by Sally Herigstad
Your taxes are done, and let's hope you're getting a refund.
Now the big question is: What's the best use of your tax refund?
Being the savvy money manager you are, you're looking for ways that your tax windfall can help you get ahead. You may splurge a little, but you see this as a chance to improve your finances for the long haul.
Whether your refund is large or small, here are some ideas for getting the most from yours:
It may not be exciting, but it's at the top of the list for a reason. High interest debt can kill your financial future if you let it.
If you're paying 18%, 24%, or even more interest on consumer debt, use your refund to pay it off.
Yes, consumer debt includes car loans. If you owe more in consumer debt than you can pay off immediately, make a plan to pay it off as quickly as you can.
Can you make yourself more valuable at work by taking a class, getting a certification, or learning a new skill?
If you don't like your job, use your tax refund to get started in a new career, or to start a small business. Tweet this
If your house isn't weatherized, your money is literally going out the window – and through the ceiling, up the drafty fireplace.
You may be able to get free advice from your local power company about the most cost-effective ways to save money on heating and cooling your house.
Sometimes just another layer of insulation in the attic can keep your warmer for less money.
Fix leaky faucets, change the furnace and air conditioning filters, and take care of any other little problems before they become big, expensive problems.
If you haven't started investing on a regular basis, now's a great time to start.
Don't wait until you have more money to start learning about stocks and other investments and get in the habit of adding to your account.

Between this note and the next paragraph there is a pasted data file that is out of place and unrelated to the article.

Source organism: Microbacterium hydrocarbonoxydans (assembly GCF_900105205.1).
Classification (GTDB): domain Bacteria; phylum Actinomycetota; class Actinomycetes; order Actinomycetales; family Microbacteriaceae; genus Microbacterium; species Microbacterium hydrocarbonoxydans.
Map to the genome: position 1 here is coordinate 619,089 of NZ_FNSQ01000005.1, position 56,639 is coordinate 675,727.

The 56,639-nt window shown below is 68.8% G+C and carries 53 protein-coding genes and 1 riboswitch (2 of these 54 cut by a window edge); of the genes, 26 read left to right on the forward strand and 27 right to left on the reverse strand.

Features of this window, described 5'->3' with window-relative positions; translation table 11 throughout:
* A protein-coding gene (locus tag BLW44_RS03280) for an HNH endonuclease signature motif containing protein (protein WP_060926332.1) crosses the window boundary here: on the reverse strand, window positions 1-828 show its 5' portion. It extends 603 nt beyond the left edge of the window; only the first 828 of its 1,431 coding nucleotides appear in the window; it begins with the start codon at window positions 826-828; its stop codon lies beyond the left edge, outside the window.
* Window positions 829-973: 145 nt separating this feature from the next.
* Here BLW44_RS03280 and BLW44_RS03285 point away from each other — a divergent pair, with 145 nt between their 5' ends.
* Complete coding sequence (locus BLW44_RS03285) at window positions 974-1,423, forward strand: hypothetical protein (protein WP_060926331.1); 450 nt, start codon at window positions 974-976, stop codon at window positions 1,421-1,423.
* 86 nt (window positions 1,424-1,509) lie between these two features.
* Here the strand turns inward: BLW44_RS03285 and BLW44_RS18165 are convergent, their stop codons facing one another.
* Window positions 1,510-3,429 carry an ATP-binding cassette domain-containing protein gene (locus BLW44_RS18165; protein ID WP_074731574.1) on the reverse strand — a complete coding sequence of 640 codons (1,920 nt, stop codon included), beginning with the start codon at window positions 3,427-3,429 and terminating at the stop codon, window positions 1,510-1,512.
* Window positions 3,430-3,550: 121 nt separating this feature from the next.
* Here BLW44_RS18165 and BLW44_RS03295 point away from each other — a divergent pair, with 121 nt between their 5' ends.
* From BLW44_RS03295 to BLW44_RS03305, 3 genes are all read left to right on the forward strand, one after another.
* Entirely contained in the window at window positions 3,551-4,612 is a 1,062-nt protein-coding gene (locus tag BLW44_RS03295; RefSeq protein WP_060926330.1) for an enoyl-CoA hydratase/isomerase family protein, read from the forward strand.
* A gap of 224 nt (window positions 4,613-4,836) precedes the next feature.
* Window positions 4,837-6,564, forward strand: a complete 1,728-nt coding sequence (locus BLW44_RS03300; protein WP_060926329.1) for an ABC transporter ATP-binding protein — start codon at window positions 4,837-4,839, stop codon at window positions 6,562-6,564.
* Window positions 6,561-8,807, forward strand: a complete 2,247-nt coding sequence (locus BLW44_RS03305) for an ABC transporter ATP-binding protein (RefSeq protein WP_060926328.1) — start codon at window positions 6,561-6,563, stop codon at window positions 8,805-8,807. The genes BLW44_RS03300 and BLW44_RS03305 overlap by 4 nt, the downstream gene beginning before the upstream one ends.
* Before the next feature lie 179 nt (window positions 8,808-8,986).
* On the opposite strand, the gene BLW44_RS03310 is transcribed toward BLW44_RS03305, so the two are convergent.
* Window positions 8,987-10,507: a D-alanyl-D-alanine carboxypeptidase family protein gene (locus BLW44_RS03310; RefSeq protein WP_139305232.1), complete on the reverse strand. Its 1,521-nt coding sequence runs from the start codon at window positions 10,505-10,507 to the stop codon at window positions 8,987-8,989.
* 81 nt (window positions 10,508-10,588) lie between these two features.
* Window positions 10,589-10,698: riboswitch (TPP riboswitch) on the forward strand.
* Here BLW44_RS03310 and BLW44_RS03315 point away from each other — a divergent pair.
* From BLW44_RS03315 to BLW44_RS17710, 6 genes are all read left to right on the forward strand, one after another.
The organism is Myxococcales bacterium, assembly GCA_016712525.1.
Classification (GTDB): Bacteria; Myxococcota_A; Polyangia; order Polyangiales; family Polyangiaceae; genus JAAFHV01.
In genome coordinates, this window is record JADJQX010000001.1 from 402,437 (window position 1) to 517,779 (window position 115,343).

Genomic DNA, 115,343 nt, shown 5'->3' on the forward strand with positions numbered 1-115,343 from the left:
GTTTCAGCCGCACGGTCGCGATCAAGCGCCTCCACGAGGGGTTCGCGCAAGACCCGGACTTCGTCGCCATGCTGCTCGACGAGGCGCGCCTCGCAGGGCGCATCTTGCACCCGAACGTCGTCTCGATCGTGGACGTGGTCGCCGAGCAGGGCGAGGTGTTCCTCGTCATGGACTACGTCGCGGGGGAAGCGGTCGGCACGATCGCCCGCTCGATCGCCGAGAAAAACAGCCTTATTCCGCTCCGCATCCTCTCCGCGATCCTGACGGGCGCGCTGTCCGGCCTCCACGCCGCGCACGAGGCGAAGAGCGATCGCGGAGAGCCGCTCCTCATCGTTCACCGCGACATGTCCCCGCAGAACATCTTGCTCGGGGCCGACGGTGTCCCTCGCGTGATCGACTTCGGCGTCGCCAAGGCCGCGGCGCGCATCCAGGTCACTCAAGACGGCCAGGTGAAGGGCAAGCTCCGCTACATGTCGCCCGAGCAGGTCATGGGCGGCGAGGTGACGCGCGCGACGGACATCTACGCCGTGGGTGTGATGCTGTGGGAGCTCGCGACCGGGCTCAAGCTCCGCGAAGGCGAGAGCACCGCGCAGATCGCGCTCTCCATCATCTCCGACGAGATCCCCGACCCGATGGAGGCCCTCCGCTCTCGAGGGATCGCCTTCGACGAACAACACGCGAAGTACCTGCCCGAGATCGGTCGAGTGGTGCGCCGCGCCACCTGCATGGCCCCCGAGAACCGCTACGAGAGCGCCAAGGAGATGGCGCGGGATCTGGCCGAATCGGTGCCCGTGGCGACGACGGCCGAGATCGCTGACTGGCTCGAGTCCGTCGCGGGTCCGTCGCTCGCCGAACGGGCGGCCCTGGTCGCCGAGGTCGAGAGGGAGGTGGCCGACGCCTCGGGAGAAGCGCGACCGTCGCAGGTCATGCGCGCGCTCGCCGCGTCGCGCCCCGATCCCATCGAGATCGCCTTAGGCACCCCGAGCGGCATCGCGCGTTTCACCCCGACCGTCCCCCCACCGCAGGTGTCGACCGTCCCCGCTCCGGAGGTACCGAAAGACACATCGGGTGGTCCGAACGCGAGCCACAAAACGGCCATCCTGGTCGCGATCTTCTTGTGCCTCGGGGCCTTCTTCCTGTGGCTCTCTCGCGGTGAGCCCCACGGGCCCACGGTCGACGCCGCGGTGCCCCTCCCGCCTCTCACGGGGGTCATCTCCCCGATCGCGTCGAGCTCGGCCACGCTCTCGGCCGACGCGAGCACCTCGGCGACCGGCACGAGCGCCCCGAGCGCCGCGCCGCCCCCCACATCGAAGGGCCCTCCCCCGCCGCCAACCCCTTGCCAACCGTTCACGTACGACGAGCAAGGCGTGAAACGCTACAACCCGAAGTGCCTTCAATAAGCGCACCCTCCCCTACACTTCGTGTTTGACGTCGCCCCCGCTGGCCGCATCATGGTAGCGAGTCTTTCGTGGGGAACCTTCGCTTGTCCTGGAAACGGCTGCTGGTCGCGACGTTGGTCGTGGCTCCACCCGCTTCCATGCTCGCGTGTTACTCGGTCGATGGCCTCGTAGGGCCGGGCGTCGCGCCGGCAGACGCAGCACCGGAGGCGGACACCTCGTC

Not many years ago, it was difficult to invest in the stock market with small amounts, because the commissions on stock sales made it prohibitive.
Now, you can do online investing with very modest amounts and still get ahead.
What better time to tuck money away for retirement than when you have an unexpected windfall? You were getting along without it before, let's hope you won't miss it now.
Equipment like a sewing machine, a set of home repair tools, and canning supplies can make you more self-sufficient.
They'll pay for themselves over and over as you save money by doing things yourself.
If you haven't gardened before, you may be surprised what it costs for some shovels, seeds and berry bushes, and odds and ends.
You can use those tools and supplies for years, however, and enjoy the fruits of your hard work.
Safety is always top priority, so get new tires if you need them, and make sure your car is in good shape for another year.
You may be able to avoid more expensive car repairs in the future by taking good care of your car now.
Is your tax refund more or less this year than in previous years? Were you surprised?
August 1 — Certain small employers
Deposit any undeposited tax if your tax liability is $2,500 or more for 2018 but less than $2,500 for the second quarter.
August 1 — Federal unemployment tax
Deposit the tax owed through June if more than $500.
August 1 — All employers
If you maintain an employee benefit plan, such as a pension, profitsharing, or stock bonus plan, file Form 5500 or 5500EZ for calendar year 2017. If you use a fiscal year as your plan year, file the form by the last day of the seventh month after the plan year ends.
August 10 — Employees who work for tips
If you received $20 or more in tips during July, report them to your employer Details
August 10 — Social security, Medicare, and withheld income tax
File Form 941 for the second quarter of 2019. This due date applies only if you deposited the tax for the quarter timely, properly, and in full.
August 15 — Social security, Medicare, and withheld income tax
If the monthly deposit rule applies, deposit the tax for payments in July.